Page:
Watts, George Frederic 1817-1904

In 1843, Watts won a prize in the competition to design murals in the new Houses of Parliament. He used the money to visit Italy, where he studied the works of the old masters. This pursuit conditioned Watts to think in terms of allegory and exalted idealism. He returned to England in 1847 and was soon recognised as a major painter in aesthetic circles, before achieving popular fame in 1880. Thereafter, he became a revered figure in the English art establishment. His style was influenced by Etty, the Elgin marbles, Titian and Michelangelo.

According to the notes by Mrs Watts (Watts Gallery archives), Salome's action of holding up the ring of Herod indicates that responsibility for the death of St John the Baptist is not hers but the King's.

Watts' thoughts were almost invariably "pressed in such allegorical terms as Love and Death. Oscar Wilde reviewed the first version of this work (Whitworth Art Gallery, Manchester) in the exhibition at the Grosvenor Gallery in 1877. In his notice, he described the work as:

Ďa large painting, representing a marble doorway, all overgrown with white-starred jasmine and sweet briar rose. Death a giant form, veiled in grey draperies, is passing in with inevitable and mysterious power, breaking through all the flowers. One foot is already on the threshold, and one relentless hand is "tended, while Love, a beautiful boy with lithe brown limbs and rainbow coloured wings, all shrinking like a crumpled leaf, is trying, with vain hands, to bar the entrance. A little dove, undisturbed by the agony of the terrible conflict, waits patiently at the foot of the steps for her playmate, but will wait in vain, for though the face of death is hidden from us, yet we can see from the terror in the boy's eyes and quivering lips, that Medusa-like, this grey phantom turns all it looks upon to stone; and the wings of love are rent and crushed'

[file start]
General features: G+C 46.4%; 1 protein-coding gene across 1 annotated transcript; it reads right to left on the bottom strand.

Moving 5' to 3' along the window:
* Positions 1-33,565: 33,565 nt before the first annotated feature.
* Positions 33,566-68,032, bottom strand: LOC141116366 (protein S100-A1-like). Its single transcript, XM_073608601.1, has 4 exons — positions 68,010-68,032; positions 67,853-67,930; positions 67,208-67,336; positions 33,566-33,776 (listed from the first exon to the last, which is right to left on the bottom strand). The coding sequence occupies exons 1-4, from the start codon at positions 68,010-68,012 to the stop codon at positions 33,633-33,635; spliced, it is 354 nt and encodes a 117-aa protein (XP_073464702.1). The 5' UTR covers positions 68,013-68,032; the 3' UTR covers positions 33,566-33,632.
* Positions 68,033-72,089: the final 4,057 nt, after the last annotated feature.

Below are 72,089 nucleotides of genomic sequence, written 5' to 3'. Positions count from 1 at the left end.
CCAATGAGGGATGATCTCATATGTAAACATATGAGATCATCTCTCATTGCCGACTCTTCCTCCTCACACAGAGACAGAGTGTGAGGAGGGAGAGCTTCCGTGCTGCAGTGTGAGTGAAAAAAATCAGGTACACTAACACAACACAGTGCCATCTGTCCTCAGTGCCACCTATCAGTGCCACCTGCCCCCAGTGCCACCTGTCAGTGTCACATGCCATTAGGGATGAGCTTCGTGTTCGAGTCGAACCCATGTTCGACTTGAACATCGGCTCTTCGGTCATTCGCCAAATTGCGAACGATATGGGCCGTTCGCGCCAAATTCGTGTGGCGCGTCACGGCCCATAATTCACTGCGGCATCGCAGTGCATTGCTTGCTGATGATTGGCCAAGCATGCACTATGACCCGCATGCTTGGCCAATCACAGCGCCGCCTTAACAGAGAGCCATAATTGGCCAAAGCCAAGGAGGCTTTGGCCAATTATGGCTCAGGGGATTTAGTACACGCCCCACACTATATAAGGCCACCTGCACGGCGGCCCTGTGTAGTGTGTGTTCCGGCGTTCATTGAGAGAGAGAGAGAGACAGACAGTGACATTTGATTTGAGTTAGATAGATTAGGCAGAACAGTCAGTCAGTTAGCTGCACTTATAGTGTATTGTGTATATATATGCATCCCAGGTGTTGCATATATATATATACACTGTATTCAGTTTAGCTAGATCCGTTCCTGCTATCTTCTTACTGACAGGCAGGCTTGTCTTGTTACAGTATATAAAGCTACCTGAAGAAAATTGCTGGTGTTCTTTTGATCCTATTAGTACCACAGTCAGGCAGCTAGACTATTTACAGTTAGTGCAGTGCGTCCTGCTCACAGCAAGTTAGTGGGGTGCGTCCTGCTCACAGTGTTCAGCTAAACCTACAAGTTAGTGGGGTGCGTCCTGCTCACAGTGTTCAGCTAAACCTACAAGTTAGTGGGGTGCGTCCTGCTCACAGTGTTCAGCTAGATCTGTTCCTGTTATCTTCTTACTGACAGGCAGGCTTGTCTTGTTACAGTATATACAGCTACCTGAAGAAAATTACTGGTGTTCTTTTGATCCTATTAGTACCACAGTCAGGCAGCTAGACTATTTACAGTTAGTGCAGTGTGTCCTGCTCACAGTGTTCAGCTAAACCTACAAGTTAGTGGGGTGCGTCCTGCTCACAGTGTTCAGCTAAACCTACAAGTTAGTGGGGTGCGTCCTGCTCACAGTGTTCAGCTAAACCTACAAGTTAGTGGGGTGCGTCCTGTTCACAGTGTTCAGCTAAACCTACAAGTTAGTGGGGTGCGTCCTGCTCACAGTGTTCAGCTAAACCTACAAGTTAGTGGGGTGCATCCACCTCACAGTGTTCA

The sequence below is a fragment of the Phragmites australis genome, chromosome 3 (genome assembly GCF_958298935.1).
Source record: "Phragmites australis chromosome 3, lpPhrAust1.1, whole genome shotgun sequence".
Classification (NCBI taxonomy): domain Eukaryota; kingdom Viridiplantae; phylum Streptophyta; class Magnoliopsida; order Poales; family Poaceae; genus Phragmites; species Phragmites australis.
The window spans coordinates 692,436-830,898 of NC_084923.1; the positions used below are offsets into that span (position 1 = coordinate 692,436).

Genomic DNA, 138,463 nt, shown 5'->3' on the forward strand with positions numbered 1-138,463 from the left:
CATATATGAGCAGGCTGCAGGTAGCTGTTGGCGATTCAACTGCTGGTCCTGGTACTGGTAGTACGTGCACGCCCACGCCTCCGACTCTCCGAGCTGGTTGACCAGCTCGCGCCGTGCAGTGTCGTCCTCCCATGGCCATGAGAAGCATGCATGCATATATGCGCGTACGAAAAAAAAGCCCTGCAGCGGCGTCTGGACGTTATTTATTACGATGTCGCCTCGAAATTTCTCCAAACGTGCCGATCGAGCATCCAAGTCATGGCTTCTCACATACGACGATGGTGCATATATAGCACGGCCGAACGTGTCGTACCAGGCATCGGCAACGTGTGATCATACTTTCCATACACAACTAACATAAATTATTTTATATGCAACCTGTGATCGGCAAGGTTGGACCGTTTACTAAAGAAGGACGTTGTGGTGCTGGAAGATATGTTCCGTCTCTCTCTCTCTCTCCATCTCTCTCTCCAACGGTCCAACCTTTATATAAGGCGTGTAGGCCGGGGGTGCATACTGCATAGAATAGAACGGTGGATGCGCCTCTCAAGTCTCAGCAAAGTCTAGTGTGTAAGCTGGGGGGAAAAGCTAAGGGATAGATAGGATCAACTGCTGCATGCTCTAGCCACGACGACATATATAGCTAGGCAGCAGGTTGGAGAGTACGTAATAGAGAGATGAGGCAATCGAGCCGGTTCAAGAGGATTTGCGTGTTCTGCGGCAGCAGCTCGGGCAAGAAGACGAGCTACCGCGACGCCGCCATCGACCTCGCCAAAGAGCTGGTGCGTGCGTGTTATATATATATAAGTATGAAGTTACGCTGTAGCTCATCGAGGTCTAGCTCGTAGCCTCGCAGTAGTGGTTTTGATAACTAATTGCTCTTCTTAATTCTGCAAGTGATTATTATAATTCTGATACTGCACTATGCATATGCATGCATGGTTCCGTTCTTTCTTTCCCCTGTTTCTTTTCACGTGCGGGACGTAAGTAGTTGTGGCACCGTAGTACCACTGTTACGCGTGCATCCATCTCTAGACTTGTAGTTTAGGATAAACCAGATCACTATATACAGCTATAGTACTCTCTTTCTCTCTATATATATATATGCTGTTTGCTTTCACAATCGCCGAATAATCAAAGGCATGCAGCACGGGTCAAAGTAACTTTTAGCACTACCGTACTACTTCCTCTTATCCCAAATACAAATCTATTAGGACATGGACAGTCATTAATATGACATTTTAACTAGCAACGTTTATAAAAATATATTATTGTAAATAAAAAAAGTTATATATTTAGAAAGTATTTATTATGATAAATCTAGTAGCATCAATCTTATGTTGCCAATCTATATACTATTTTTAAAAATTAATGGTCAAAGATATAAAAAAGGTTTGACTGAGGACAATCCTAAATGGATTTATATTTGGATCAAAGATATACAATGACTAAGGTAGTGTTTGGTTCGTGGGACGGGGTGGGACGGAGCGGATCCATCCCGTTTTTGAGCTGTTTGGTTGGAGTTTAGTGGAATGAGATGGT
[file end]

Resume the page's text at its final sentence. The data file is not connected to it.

He compares Watts' work with Michelangelo's Sistine Chapel. Continuing in the same vein two years later, Wilde considered Watts the 'most powerful of all our living English artists'.

The inspiration for this painting dates from Watts' travels around the Greek islands in 1856. For Wilde, as for Watts, early visits to Greece and a love of Greek poetry were to be of great inspirational importance. When rusticated for truancy for being late back from a trip to Greece, Wilde claimed later that he was sent down 'for being the first undergraduate to visit Olympia'. In the 'Critic as Artist' (1890), Wilde wrote of his strong conviction that Aristotle, unlike Plato, offered a theory of art 'from the purely aesthetic point of view' and a sense of beauty realised through the passions of pity and awe'. Wilde was to give his own highly personal spin to the whole concept of Hellenism, writing, in a characteristic aphorism: 'To be Greek one should have no clothes: to be mediaeval one should have no body: to be modern one should have no soul.'

During the evolution of the composition of the painting, Watts made wax models after the pose of Phidias's Theseus from the Parthenon pediment, which was the artist's major source of inspiration for the central reclining figure in the composition.

Lillie Langtry sat for Watts on many occasions, and left amusing accounts of her visits to his studio. On one visit, he decided to depict her in 'a quaint little poke bonnet from which he ruthlessly tore the opulent ostrich feather which I regarded at the time as the glory of my head gear'.

Love and Death The Daughter of Herodias Portrait of William Morris
Love and Death, 1875
Oil on canvas, 15 1 x 75 cm
Bristol Museums and Art Gallery
The Daughter of Herodias (Salome), c. 1870-80
Oil on canvas, 109.2 x 83.8 cm
Private Collection
Portrait of William Morris, 1870
Oil on canvas, 64.8 x 52.1 cm
Board of Trustees of the National Portrait Gallery, London